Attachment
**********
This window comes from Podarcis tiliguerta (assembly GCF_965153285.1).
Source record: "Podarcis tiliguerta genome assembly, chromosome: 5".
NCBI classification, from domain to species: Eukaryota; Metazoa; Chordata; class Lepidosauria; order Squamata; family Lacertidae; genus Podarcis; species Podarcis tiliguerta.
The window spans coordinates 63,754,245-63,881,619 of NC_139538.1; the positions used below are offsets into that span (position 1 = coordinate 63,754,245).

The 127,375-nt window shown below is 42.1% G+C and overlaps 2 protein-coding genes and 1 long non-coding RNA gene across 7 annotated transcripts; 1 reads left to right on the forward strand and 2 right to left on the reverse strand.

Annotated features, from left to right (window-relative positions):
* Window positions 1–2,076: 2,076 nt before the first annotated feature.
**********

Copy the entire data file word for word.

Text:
This window comes from Podarcis tiliguerta (assembly GCF_965153285.1).
Source record: "Podarcis tiliguerta genome assembly, chromosome: 5".
NCBI classification, from domain to species: Eukaryota; Metazoa; Chordata; class Lepidosauria; order Squamata; family Lacertidae; genus Podarcis; species Podarcis tiliguerta.
The window spans coordinates 63,754,245-63,881,619 of NC_139538.1; the positions used below are offsets into that span (position 1 = coordinate 63,754,245).

The 127,375-nt window shown below is 42.1% G+C and overlaps 2 protein-coding genes and 1 long non-coding RNA gene across 7 annotated transcripts; 1 reads left to right on the forward strand and 2 right to left on the reverse strand.

Annotated features, from left to right (window-relative positions):
* Window positions 1–2,076: 2,076 nt before the first annotated feature.